Monday, January 30, 2012

January Ends



I slipped on some ice and hurt my back last week. With coffee in one hand and backpack in the other, I caught my balance in an awkward twisting motion and managed to throw out my sacroiliac joint. At least I didn't hit the ice and give myself a concussion like I did last winter. I was sore enough that I didn't feel up to walking long distances until yesterday. After brunch at Prairie Cafe in Middleton with Sylvia, Dottie, and Mark, we headed to Pheasant Branch to do a little birding (Mark opted to head home, though). I'm glad I was well enough because I wanted to get one more January PBC count into eBird.

We found many of the usual suspects, including the Hermit Thrush that's been present most of this winter. Northern Cardinals have been singing since late December and are most numerous throughout the conservancy. There was a gorgeous fly-over Rough-legged hawk and one Common Redpoll heard calling but we didn't get a look at it. There were two Belted Kingfishers; one male, one female, but at different locations. The owls were in their usual daytime roosting spots and various woodpeckers were hammering and tapping - all was well in the winter woods!

Pheasant Branch, Dane, US-WI
Jan 29, 2012 11:30 AM - 2:00 PM
30 species

Canada Goose
Mallard
Red-tailed Hawk
Rough-legged Hawk
Rock Pigeon
Mourning Dove
Great Horned Owl
Barred Owl
Belted Kingfisher
Red-bellied Woodpecker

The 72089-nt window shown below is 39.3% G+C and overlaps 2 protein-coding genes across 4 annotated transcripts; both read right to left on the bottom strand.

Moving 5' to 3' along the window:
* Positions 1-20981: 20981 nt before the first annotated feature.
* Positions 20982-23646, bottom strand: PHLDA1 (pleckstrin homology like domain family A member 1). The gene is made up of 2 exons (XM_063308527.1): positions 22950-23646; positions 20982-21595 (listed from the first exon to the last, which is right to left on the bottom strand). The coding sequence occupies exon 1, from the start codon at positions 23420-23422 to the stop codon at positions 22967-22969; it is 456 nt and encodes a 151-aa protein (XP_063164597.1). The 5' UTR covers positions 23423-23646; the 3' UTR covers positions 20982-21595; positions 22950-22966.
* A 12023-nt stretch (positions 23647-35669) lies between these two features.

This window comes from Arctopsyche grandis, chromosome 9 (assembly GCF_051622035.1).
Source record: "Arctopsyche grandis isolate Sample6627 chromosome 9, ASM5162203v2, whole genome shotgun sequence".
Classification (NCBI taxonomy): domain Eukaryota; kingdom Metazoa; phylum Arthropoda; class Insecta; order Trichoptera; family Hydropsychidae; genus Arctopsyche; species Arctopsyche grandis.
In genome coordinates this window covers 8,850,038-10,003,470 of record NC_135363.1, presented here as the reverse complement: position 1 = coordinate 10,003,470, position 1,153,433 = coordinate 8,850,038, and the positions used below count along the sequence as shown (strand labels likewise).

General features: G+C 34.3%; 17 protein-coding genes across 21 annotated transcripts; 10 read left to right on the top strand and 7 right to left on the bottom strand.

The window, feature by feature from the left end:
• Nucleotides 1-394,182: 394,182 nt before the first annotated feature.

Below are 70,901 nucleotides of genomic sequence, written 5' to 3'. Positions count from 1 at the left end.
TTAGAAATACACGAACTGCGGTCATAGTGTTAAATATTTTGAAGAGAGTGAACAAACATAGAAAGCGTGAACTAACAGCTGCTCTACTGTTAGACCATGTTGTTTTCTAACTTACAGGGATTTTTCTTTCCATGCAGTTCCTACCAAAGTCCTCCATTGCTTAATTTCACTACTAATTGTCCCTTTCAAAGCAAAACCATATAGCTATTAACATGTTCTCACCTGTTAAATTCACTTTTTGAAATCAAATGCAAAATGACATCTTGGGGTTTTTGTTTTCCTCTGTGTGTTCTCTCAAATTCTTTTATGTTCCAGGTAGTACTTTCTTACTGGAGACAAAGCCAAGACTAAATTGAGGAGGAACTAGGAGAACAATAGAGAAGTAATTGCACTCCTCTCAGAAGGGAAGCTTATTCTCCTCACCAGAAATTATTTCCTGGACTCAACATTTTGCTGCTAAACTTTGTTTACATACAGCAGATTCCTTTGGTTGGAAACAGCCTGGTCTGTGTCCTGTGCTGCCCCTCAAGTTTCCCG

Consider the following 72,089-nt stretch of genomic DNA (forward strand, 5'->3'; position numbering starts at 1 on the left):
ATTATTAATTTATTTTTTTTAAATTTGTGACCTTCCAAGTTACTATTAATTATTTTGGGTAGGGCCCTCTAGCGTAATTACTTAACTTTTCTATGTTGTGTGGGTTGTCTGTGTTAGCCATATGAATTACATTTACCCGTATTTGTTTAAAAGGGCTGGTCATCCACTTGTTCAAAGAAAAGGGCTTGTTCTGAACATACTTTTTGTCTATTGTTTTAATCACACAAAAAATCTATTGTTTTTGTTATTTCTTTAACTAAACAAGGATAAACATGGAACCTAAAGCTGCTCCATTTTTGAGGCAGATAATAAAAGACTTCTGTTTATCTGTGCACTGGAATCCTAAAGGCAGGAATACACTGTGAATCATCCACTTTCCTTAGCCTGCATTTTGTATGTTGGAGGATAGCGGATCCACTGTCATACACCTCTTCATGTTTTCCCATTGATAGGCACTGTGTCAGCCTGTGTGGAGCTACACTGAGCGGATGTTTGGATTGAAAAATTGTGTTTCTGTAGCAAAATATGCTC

Downy Woodpecker
Hairy Woodpecker
Blue Jay
American Crow
Black-capped Chickadee
Tufted Titmouse
White-breasted Nuthatch
Brown Creeper
Hermit Thrush
American Robin
European Starling
Cedar Waxwing
American Tree Sparrow
White-throated Sparrow
Dark-eyed Junco
Northern Cardinal
House Finch
Common Redpoll
American Goldfinch
House Sparrow

Northern Cardinal © 2012 Mike McDowell

Monday, January 16, 2012

Appreciating a Songbird - Cedar Waxwing


Digiscoped Cedar Waxwing

That Cedar Waxwings often perch nearly motionless for extended periods makes them perfect bird portraiture subjects. But for their high-pitched and forlorn calls, they're quiet sentinels of the branch. When hearing a waxwing call, I'm never too sure how many I've stumbled upon until I actually look up and count them. Their calls are so soft that they blend together sounding like a single bird. They're exhibit a high degree of sociality during winter, so it's not uncommon to find a dozen or more of these elegant little birds perched together in a single fruit-bearing tree during winter. You can find such flocks almost anywhere there are trees with berries, even in your own backyard. Check out this poem I wrote a few years ago about waxwings!

Pheasant Branch, Dane, US-WI
Jan 14, 2012 10:30 AM - 1:00 PM
30 species

Canada Goose
Red-tailed Hawk
Rock Pigeon
Mourning Dove
Great Horned Owl
Barred Owl
Red-bellied Woodpecker
Downy Woodpecker
Hairy Woodpecker
Northern Shrike
Blue Jay
American Crow
Horned Lark
Black-capped Chickadee
Tufted Titmouse
White-breasted Nuthatch
Brown Creeper
Hermit Thrush
American Robin
European Starling
Cedar Waxwing
Lapland Longspur
American Tree Sparrow
Swamp Sparrow
White-throated Sparrow
Dark-eyed Junco
Northern Cardinal
House Finch
American Goldfinch
House Sparrow

Cedar Waxwing © 2012 Mike McDowell

Wednesday, January 11, 2012

January Birding


Digiscoped American Robin

The cold temperatures didn't last long. While this unseasonably warm weather streak has been pretty bizarre, it's coming to an end tomorrow with a winter storm warning. We're expected to get up to 8” of snow. I hope we get it so I can go snowshoeing at Pheasant Branch or Pope Farm Conservancy.